Geometry (all content)
Triangle medians and centroids (2D proof)
Showing that the centroid is 2/3 of the way along a median. Created by Sal Khan.
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- I wonder if someone can prove a theorem that the median of any triangle (not just isosceles)divides the triangle into two triangles with equal areas. Thanks(18 votes)
- Since the median, by definition, divides a base in half, then you will have two triangle with the same base, as well as the same height. Therefore, the triangles will have the same area.(59 votes)
- I wish could have more practice or at least some mini tests here to see how much we have learned from these videos.(11 votes)
- Is it possible for you to give us the equation for the median line in an equation without using 0 as one of the coordinate points?(5 votes)
- I don't think x=(a-b)/3. Cause b is positive.
Say a=6, b=3, then the length of line AB should equal to a+b, which means 9.
So the centroid should be (a-(-b)/3 and c/3.
Does anyone agree?(5 votes)
- It's already correct that the x-coordinate of the centroid is (a-b)/3.
The false thing is to say that it is 1/3 of the entire base length ;)(1 vote)
- Will this be used in further math progression? Say, Algebra II for example?(4 votes)
- Well, maybe not. But this comes in helpful with much more difficult problems.(1 vote)
- Is there a way to prove this without graphing it on a coordinate grid?(4 votes)
- I still don't understand the theorem. Can anyone help me understand? Thank you, in advance. :)(2 votes)
- If you connect a line from the midpoint of one side to the vertex opposite to that side (which is a median), then the centroid is where all 3 medians intersect.
The theorem basically says that:
The length of the centroid to the midpoint of the opposite side is 2 times the length of the centroid to the vertex.
Hope this helps!(3 votes)
- How does this relate to the centroid formula? (x1+x2+x3)/3 , (y1+y2+y3)/3
I recently found some information on this formula but I'm not exactly sure why it works.(2 votes)
- At9:37x-coordinate is (a-b)/3. I worked a problem with a triangle with vertices (7,0), (-2,0), and (0,9) (a=7, b=-2, and c=9). Then x-coordinate centroid (7-(-2))/3 = 3. This, however, is incorrect (a simple drawing shows that the x-coordinate is less than 2). Can you elaborate?(2 votes)
- At4:44, Sal says that the equation equals (y -0) = [(x + b) * c] / (a + 2b). But shouldn't the equation be (y - 0) = [c / (a + 2b)] * x?(1 vote)
- if you set x to 0 in your equation the y is zero, but in the graph y intercept is not zero. but with sal's equation when you plug in the -b, you get y=0, and it agrees with the graph(1 vote)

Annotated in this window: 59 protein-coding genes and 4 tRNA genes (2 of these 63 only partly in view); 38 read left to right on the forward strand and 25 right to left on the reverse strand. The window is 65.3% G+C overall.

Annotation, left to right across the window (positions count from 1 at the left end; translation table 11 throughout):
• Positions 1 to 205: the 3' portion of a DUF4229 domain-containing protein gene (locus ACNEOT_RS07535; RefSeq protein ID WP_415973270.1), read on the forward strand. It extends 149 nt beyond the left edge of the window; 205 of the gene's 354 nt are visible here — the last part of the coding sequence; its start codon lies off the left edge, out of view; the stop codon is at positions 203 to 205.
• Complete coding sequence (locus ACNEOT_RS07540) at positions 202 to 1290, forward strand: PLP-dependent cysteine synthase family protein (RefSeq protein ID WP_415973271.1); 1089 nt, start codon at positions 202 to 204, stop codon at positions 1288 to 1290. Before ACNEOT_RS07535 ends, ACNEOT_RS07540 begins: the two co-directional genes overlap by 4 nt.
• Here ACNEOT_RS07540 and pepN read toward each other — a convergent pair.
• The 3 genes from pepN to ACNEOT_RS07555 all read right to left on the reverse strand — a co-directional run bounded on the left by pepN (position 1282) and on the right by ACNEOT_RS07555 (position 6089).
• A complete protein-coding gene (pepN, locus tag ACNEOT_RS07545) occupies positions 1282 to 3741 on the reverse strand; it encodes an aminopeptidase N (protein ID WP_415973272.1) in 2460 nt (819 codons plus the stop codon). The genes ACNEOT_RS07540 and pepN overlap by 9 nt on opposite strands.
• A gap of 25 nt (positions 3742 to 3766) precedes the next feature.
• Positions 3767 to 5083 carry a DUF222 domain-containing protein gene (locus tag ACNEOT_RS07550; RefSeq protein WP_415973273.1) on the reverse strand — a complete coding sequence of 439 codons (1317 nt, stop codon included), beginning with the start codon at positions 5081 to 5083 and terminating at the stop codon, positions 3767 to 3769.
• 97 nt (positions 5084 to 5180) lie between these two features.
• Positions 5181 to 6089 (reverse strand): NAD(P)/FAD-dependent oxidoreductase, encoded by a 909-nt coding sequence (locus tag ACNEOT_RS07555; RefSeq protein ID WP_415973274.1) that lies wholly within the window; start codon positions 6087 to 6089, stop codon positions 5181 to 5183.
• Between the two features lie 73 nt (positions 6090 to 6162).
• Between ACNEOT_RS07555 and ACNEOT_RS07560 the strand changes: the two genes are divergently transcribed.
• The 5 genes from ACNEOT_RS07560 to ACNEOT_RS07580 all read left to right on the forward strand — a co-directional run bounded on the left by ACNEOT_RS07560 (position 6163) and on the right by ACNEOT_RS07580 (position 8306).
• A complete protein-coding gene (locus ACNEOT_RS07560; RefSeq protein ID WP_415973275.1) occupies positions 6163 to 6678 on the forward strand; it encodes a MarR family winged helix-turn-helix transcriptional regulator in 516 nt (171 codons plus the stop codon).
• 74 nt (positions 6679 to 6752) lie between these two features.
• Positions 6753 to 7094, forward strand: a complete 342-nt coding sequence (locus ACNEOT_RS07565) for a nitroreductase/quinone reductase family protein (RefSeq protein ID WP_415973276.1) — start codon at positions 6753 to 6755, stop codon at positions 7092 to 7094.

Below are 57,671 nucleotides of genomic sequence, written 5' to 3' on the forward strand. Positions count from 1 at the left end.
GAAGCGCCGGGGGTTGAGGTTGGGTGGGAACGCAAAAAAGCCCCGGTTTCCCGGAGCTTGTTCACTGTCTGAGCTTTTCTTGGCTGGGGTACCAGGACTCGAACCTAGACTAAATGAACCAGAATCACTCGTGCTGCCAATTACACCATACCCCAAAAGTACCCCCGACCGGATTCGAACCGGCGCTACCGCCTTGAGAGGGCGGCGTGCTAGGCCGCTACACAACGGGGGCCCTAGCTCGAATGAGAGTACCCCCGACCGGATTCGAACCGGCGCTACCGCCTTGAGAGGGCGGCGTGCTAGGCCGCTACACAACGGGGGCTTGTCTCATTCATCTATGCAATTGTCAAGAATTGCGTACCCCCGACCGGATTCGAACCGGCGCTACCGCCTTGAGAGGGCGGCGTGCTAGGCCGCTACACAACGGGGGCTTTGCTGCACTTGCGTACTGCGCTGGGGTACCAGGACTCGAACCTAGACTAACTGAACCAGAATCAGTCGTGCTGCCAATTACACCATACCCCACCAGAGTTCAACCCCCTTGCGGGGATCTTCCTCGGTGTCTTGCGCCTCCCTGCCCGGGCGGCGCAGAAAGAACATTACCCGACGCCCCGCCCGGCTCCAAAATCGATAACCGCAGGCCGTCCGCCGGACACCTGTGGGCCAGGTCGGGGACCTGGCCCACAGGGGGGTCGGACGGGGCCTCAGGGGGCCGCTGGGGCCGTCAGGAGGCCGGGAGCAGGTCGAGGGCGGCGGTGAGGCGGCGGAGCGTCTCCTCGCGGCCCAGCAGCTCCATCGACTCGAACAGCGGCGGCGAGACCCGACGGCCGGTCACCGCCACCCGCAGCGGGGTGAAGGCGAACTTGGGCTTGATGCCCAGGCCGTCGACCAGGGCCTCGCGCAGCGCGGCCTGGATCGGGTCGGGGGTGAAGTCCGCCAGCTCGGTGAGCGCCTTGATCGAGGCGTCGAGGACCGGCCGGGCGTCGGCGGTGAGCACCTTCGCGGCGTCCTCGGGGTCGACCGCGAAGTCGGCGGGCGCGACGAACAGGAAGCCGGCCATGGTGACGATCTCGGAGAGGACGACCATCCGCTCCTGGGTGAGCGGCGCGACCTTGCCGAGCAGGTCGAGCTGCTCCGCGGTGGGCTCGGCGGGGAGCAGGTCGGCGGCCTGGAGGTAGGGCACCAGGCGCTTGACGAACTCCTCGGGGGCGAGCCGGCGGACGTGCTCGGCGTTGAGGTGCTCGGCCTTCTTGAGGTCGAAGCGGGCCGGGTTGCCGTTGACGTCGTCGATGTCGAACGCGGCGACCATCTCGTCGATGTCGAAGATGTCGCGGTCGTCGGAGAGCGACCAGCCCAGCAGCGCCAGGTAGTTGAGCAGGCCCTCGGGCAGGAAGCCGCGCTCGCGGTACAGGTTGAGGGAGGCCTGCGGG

- [Voiceover] In the video on triangle medians and centroids I did, essentially, the proof that the centroid is 2/3 along the way of a median. I did it using a two-dimensional triangle in three dimensions, and I mentioned that I thought, at least it made the math a little simpler, but someone mentioned that they'd be interested in seeing the two-dimensional version of the proof, so why not do that? So let's just draw an arbitrary triangle, and I'll make one side of the triangle right along the x-axis just to make, I think it'll make the math a little bit easier, maybe there's easier ways of doing it. So that's one side of the triangle, that's the other side of the triangle, and let's put the height of the triangle, let's put it on the y-axis, so this triangle right here, this is the y-axis that is the y-axis, and then this right here, is our x-axis. Now, we said that this is an arbitrary triangle, so let's just make this distance equal to a, so this point right here, this vertex would be the point a comma zero, so that distance is a. Let's make this distance right here be equal to, I don't know, let's make it equal to b, so this is the point negative b comma zero, and then let's make this distance, this is the point y is equal to c, so this is a point zero comma c, so it's an arbitrary triangle, any triangle can be represented this way. Now, let's think about its medians. Let's think about its medians and the centroid. I'm only going to do it for two of the medians, because we know that the third median will also intersect at the same centroid, so we have a median on this, we have a midpoint, I should say, on this side of the triangle, and its coordinates are just going to be the midpoint of those two points, or zero plus a over two, which would just be a over two, and then c plus zero over two, which would just be c over two. Let's do the same thing over here. The midpoint of this side right over here is going to be negative b plus zero over two, so it's negative b over two, and then zero plus c over two, so it's just going to be c over two. Now that we know all the coordinates for the vertices and the midpoints, at least of these two sides, we can find the equations for the lines that the medians are part of, so we can find the equation for this line, we could find the equation for this line in purple, then we can find the equation for the other line that connects to these two dots, find their intersection, and we'll essentially have the coordinates of our centroid, of the intersection of the medians, and we can do it for this one, too, but that would be redundant, because it's going to intersect in the same point. So what would be the equation for this line right over here? Well, our slope is going to be change and y, so c over two minus zero, so that's just c over two, over change and x, so a over two minus minus b, so minus negative b, I should say, so it's plus b, I could write a plus b over here, but just to makes the maths involved right, plus 2b over two. I just subtracted a negative b, which is the same thing as adding a b, and adding a b is the same thing as adding a 2b over two, and I did that so these have the same denominator. I could add them, or I could just multiply the numerator and the denominator both by two and I'll get the slope is equal to, c over a plus 2b, so that's the slope of this line right over here, and then we know some points here. We could just use the point slope formula for the equation of a line. We know the point negative b comma zero is on the line, so we know that the equation of this line in purple, let me stay in the purple, is going to be y minus zero, is equal to x minus negative b, or I could say x plus b, times our slope, times c over a plus 2b. And obviously, this would just simplify to y is equal to all of this business over here, so this is essentially the equation of this median right here if the line just kept going, or the median is a line segment that is part of this line. Let us do the same thing for this line right over here, this median right over here. So once again, its slope is change and y over change and x, so the change and y, c over two minus zero, so the slope here is equal to c over two minus zero, which is just c over two, over negative b over two, minus a, or I could say minus 2a over two, that's the same thing as minus a, and do the same thing, multiply the numerator and the denominator by two. We get c over negative b minus 2a, so the equation of this line right here, the other median, the equation of this other median right over here, well we have this point over here, so we could use the point slope again. We get y minus zero is equal to x minus a times the slope, times c over negative b minus 2a, so we have the two equations for these lines. We can now use that information to find their intersection, which is going to be the centroid. Well, to do that, we have both of these in terms of y, right? Y minus zero is the same thing as y, so we could just set this as being equal to that, so let's do that. We get x plus b times c, over a plus 2b is equal to x minus a times c over negative b minus 2a. Well, both sides are divisible by c, we can assume that c is non-zero, so this triangle actually exists, it actually exists in two dimensions, so we can divide both sides by c and we get that. Let's see, now we can cross-multiply. We can multiply x plus b times this quantity right here, and that's going to be equal to a plus 2b times this quantity over here. We can just distribute it, so it's going to be x times all of this business, it's going to be x times negative b minus 2a, plus b times all of this, so that's going to be minus b squared minus 2ab, so I just multiply that times that, is going to equal to this times that, so it's going to be x times all of this business. X times a plus 2b, minus a times that, so distribute the a, minus a squared minus 2ab. Let's see if we can simplify this. We have a negative 2ab on both sides, so let's just subtract that out, so we cancelled things out, let's subtract this from both sides of the equation, so we'll have a minus x times a plus 2b, and I'll subtract that from here, but I'll write it a little different, it'll simplify things, so this will become x times, I'll distribute the negative inside the a plus 2b, so negative a minus 2b, and let's add a b squared to both sides, so plus b squared, plus b squared. I want to collect all the x terms on one side and all of the constants on the other. This becomes on the left-hand side, the coefficient on x, I have negative b minus 2b is negative 3b negative 2a minus a is negative 3a, times x is equal to, these guys cancel out, and these guys cancel out, is equal to b squared minus a squared. Let's see if we can factor, this already looks a little suspicious in a good way, something that we should be able to solve. This can be factored. We can factor out a negative three. We can actually factor out a three. We'll get three times b minus a, actually, let's factor out a negative three, so negative three times b plus a times x is equal to, now this is the same thing as b plus a times b minus a. So we can divide both sides by b plus a, we have negative three times x is equal to b minus a, let's just divide both sides by negative three. We get x is equal to b minus a over negative three, which is the same thing as a minus b over three, so we have the x-coordinate so far for our centroid. It is a minus b over three. You kind of see hints of the solution over here. A minus b is this entire distance. It's one third of this entire distance, although I don't want to jump the gun too much because it complicates just the x-coordinate. But let's figure out the y-coordinate. To do that, we can just substitute back into one of these equations up here. This was the equation of this median, the grey median that we had done, so lets substitute back in. We have, I'll do it over here, y is equal to x minus a times c. X is this thing over here, so it's a minus b over three minus a, so I'm going to subtract, instead of just writing a minus a over here, I'm going to write a negative three over three, so minus three a over three. That's this minus a right over here. I just multiplied and divided it by three. It's going to be all of that times c over negative b minus 2a, so this is going to be equal to c and the numerator up here, we have an a minus 3a, so this is equal to negative b, we have a negative b there and then we have a minus 3a is minus 2a, so this becomes negative b minus 2a, we can factor out the 1/3, times c over three, so that's what the numerator is. All of that over negative b minus 2a, well, that's going to cancel with that, and so our y-coordinate is going to be equal to c over three, so our y-coordinate over here is c over three. Now, we could just use the distance formula now. We know all the coordinates, and feel free to do it if you like, but there's a slight simplification, or at least in my mind a slight simplification. We know that the height, we know that the y-coordinate of the centroid is c over three, so this right here, this point over here, is c over three. We could actually use, maybe an easier argument, because remember, our whole point was to show that this point is 2/3 along the median away from the vertex. Let me draw this vertex now here. Our whole point of this video as we said this is the midpoint of this side over here is to show that this right here is 2/3 along the way, or that this length is twice this length, or that this length is 2/3 of the entire length of the median. So how can we do that? Well, the simplest way I can do that, I mean you could actually just use the coordinates and use the distance formula, but a simpler way, just the way that we've arranged this, is just to use an argument of similar triangles. We know that this entire height right here in blue is c. We know that this height right over here is c over three. Or you could do that as 1/3 times c, so we know that this height over here we know that that distance is 2/3 c, so we can use a similar triangle argument. Let's say that this entire thing right here is the length of the median, and let's just call that, I don't know, let's call that l, and let's say we want to figure out how far along the median away from the vertex that is and let's just call that, let me use another, let me just call that distance, let me do this in a different color. Let's call this distance, right over here, let's see, I've already used a, b, and c, let's call that d. So if we can show that the ratio of d to l is 2/3, that this is 2/3 of the distance, then we're done. We can do that by similar triangles. We have two similar triangles. Let me use a new color. We have this triangle, which is kind of embedded inside of this larger triangle right over here. They both share the same vertex, this angle over here, they both have right angles over here, and since they have two of the same angles, their third angle has to be the same, so they're definitely similar triangles. So we can just set up a ratio here. 2/3 c, which is this length right over here, that's just kind of the vertical side of these smaller triangles, we could write 2/3 c over this entire length, over the length of the larger, this corresponding side of the larger similar triangle, over c is equal to the hypotenuse of the smaller similar triangle, d over the hypotenuse of the longer similar triangle, or the bigger similar triangle. D over l. This is clearly just dividing the numerator and denominator by c, this clearly becomes 2/3, so the ratio of this length to this larger length is 2/3, or this is 2/3 along the median away from the vertex. So there you go, that's the two-dimensional proof that the centroid is 2/3 along the way of any median from the vertex, or 1/3 along the median, or 1/3 the distance of the median from the opposite midpoint. Anyway, hopefully you enjoyed that.